Rewarding students for safe practices

Clarissa Kell | Daily Press Gladstone seniors Ethan Dawson, left, and Jared Crow work on projects as Dylan Anderson, shown at back, walks away from the table during third hour Thursday. The students are part of a safety incentive program started by their teacher, Mark Cousineau. The Gladstone High School shop teacher created a way to promote safety in his shop by partnering with the Verso paper mill in Escanaba.

GLADSTONE — Safety in a school woodshop is just as important as safety in an industrial facility. The Gladstone High School shop teacher created an unique way to promote safety in his shop classroom that led to a partnership with the Verso paper mill in Escanaba.

“I worked many years in industry before I came into education, and safety is such a big factor in industry. I wanted to bring that into the classroom and make sure the students understand that so when they enter the workforce they’re prepared,” said Mark Cousineau, the woodshop teacher who implemented the safety reward system at Gladstone High School.

This is Cousineau’s first year teaching at Gladstone and the program started the second semester. When the program started, he explained to his students the various hazards of the industrial workplace and made sure his students followed the same safety rules and procedures that would be expected of them in an industrial environment.

It is the students selected from their peers anonymously for going above and beyond in the class shop who are recognized and rewarded through the new program. A student from each class period is selected each month for excelling at working safely.

“They voted for their classmate that felt represented safety and worked the safest. They do that at the beginning of each month,” Cousineau said.

Mason Lachance, a sophomore enrolled in woodshop, said the new program is a positive influence within the classroom as it teaches students to be more mindful of safety and learning how to properly handle the equipment in the shop.

“You don’t know, like, if you’re going to get something for (being safe) so I think it helps kids want to be more safe. So they may or may not get rewarded but they don’t know if they don’t be safe. I really think it helps that they do that,” he said.

With the help of Assistant ­Principal and Athletic Director Andrew Jacques, Cousineau was able to partner with Verso to provide a reward to the students selected.

Cousineau explained Jacques was the one who contacted Verso.

“They were really receptive in trying to get involved right away,” Cousineau said.

He explained in his experience being in both industry and education, community outreach between industries and schools is extremely important as students are the next generation of workers.

Verso donated snowboard/ATV goggles for the students that were selected. Cousineau said Verso also provided new safety glasses and hearing protection for the students to use in the school shop.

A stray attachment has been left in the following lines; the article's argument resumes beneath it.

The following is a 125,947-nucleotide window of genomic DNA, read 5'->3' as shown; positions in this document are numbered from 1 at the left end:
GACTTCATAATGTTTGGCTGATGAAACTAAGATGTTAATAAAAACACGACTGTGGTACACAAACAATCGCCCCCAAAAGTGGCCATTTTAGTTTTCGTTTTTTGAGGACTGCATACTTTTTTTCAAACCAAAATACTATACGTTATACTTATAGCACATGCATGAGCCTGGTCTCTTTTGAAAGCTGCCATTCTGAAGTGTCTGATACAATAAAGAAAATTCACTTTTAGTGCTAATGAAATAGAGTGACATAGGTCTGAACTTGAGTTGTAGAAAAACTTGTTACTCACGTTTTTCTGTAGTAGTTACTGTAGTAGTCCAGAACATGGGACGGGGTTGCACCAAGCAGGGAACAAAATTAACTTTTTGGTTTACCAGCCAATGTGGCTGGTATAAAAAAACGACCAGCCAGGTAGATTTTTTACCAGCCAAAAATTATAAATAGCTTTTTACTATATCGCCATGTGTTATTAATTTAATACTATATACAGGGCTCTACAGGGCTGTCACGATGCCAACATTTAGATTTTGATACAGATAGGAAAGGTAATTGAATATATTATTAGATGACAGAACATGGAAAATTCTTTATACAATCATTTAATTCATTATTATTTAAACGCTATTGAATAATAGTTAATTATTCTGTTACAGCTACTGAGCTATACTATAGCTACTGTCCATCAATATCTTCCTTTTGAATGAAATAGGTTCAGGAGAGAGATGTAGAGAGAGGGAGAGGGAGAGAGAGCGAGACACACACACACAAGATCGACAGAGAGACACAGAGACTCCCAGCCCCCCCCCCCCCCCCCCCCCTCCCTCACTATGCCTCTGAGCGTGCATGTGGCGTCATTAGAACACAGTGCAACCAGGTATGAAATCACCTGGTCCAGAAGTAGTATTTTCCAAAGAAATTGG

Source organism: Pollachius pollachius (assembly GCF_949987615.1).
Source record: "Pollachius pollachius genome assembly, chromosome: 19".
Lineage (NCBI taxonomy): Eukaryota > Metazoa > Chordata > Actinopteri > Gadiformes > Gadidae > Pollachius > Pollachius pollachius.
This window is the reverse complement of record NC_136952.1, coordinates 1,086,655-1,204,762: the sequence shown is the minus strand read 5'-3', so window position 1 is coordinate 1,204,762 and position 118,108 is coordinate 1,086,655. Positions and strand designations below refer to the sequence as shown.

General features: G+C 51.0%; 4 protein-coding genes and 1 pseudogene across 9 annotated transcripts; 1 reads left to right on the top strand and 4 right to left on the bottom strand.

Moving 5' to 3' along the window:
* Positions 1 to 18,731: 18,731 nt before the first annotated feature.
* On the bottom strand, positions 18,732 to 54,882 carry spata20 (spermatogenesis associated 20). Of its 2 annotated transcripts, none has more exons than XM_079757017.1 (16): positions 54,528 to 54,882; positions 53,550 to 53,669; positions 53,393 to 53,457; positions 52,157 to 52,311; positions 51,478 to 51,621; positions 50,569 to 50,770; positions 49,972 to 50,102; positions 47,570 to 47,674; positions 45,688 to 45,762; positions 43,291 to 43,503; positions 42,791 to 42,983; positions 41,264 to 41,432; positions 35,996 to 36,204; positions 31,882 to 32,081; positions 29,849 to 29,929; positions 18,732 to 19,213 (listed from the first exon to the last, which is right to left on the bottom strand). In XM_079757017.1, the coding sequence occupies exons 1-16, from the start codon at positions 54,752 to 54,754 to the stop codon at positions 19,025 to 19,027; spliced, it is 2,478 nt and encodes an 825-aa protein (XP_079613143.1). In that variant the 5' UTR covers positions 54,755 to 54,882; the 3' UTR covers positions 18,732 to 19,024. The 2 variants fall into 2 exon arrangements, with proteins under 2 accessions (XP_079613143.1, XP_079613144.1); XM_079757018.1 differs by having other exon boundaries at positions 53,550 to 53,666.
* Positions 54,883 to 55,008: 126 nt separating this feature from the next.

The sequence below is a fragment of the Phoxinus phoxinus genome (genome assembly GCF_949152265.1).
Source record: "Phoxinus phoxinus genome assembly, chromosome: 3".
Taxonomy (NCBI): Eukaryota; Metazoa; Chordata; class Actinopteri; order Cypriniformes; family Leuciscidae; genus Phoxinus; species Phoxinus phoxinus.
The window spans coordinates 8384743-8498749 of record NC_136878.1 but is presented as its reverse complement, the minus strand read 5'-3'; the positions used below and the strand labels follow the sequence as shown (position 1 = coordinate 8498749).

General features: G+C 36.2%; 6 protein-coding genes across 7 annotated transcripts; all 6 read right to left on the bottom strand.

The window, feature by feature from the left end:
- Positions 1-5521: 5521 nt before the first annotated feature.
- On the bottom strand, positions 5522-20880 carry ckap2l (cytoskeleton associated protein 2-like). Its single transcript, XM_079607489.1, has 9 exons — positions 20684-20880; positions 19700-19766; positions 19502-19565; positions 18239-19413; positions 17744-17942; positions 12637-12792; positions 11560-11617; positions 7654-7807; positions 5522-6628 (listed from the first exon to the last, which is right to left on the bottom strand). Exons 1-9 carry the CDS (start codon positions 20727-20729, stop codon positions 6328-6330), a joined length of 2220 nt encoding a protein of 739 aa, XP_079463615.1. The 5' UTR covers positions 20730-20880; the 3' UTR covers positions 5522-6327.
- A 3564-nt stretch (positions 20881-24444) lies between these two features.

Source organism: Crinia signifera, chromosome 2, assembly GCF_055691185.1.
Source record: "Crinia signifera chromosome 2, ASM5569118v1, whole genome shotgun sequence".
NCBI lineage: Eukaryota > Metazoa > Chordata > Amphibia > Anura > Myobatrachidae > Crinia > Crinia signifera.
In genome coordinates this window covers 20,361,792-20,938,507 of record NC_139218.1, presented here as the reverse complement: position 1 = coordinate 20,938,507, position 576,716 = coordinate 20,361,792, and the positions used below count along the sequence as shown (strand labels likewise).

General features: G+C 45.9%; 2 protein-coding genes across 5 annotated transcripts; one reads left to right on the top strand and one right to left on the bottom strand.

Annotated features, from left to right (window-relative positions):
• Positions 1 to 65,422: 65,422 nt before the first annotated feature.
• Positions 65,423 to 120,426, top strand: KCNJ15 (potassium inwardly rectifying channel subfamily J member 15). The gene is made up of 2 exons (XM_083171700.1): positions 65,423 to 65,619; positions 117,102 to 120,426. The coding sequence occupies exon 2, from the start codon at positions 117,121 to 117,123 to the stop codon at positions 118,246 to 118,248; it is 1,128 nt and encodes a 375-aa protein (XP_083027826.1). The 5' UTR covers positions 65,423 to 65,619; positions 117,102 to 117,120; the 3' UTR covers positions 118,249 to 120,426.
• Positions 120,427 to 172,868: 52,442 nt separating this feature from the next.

Six employees from Verso came to the school Thursday to present the students with the new safety glasses and hearing protection while also answering questions and talking about the importance of safety in the workplace.

“The team did a great job of presenting and tailoring it to the students,” said Jacques about the Verso visit.

Jacques said the students were abuzz with excitement after the event. He explained Verso provided a good message for the students about safety and taking care of each other, which is the culture at Verso.

“They speak up amongst themselves to keep everyone safe,” said Jacques about Verso.

He added that environment of addressing things peer-to-peer is what they are teaching students at Gladstone, so it helped show students what they’re taught in school will help them in their futures.

“We are excited this event happened and want them to come visit the shop every year,” Jacques said. He added, he would love for other businesses to come in and talk with the students like Verso did.

The woodshop class at Gladstone isn’t a typical woodshop class either. Cousineau explained with his industry experience he tries to cover different areas of industry in the classroom and provide more background on it.

“I try not to make it a straight-up woodshop class. I try to give them some insight as to what’s going to be expected of them when they get out into the industry,” he said.

The experiences provided through the class allows some students a creative outlet and break from their core classes.

Lachance said he really enjoys taking woodshop as it gives him the ability to work on different projects, like the one he is currently working on in the shop. He said he is working on making wooden Unites States of America flags for his baseball coaches.

He explained the shop also provides a space for students to work on different types of projects not necessarily woodshop related.

“We don’t have an actual hour for it, but every once in awhile some kids who are good with engines and stuff, they’ll bring over their snowmobiles or four-wheelers and they’ll fix them and get them running again,” he said.

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